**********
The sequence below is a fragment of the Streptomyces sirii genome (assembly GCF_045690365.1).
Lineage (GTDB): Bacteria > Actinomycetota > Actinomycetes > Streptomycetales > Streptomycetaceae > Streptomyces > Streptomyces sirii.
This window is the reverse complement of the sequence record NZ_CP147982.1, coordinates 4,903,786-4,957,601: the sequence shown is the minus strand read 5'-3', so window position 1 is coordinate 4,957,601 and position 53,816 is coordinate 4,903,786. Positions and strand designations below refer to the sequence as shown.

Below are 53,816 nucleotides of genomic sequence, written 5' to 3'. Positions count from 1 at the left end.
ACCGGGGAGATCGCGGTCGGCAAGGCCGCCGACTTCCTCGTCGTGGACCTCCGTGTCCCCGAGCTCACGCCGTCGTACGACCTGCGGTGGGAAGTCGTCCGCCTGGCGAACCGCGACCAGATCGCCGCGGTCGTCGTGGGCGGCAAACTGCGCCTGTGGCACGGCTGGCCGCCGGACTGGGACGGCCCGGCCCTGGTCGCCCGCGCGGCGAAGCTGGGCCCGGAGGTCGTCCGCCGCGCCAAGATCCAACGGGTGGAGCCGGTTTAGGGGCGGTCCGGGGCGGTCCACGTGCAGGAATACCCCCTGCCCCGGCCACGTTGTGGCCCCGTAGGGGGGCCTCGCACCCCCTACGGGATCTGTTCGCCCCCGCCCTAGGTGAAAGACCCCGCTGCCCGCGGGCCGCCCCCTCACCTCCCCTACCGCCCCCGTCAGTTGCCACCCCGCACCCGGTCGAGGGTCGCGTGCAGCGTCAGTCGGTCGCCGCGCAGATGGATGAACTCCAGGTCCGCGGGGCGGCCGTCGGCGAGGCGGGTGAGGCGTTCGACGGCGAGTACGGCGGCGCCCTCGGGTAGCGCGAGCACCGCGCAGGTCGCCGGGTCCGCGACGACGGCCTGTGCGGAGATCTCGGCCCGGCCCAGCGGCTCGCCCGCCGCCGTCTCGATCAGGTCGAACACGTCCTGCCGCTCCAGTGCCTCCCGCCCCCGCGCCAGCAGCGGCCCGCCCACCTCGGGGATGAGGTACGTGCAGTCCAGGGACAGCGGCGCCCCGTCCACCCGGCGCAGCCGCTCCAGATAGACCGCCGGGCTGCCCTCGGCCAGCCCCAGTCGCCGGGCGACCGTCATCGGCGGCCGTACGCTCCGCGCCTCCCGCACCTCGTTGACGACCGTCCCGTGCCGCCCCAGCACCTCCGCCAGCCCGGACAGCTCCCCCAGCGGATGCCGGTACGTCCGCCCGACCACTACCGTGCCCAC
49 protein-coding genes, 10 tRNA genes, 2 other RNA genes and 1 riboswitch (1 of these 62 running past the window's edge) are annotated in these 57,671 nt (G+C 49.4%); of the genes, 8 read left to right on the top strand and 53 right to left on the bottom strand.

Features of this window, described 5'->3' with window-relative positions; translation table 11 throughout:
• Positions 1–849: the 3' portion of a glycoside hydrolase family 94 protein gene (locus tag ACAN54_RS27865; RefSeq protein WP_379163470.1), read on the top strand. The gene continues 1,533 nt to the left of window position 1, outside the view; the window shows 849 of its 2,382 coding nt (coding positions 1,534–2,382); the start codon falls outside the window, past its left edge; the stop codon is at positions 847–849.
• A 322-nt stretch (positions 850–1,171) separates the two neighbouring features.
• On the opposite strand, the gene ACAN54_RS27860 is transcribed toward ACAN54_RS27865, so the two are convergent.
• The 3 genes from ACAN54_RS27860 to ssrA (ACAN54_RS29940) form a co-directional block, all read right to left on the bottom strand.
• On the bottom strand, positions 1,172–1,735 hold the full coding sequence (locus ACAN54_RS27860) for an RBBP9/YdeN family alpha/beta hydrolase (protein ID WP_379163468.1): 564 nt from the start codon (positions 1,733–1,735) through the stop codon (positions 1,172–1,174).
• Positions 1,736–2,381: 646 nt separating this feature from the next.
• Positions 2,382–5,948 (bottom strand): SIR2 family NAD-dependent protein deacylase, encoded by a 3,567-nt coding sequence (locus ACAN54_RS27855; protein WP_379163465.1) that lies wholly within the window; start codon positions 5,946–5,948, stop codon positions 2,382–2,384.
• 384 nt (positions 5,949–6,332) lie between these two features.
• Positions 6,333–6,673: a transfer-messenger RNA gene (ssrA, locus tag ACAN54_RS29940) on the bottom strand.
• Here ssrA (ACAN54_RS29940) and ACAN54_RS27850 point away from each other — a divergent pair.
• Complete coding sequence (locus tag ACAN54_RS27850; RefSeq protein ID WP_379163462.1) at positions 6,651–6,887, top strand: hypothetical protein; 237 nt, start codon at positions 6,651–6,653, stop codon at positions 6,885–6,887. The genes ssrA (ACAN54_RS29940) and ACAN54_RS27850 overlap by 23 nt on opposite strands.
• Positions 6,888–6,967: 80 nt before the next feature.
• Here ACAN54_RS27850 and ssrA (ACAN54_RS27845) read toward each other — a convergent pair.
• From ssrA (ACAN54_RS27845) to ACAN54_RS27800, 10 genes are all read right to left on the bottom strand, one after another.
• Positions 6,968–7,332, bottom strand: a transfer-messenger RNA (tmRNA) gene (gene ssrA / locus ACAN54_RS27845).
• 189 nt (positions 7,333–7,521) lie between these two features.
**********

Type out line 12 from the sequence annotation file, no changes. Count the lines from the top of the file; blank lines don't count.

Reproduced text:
• On the bottom strand, positions 1,172–1,735 hold the full coding sequence (locus ACAN54_RS27860) for an RBBP9/YdeN family alpha/beta hydrolase (protein ID WP_379163468.1): 564 nt from the start codon (positions 1,733–1,735) through the stop codon (positions 1,172–1,174).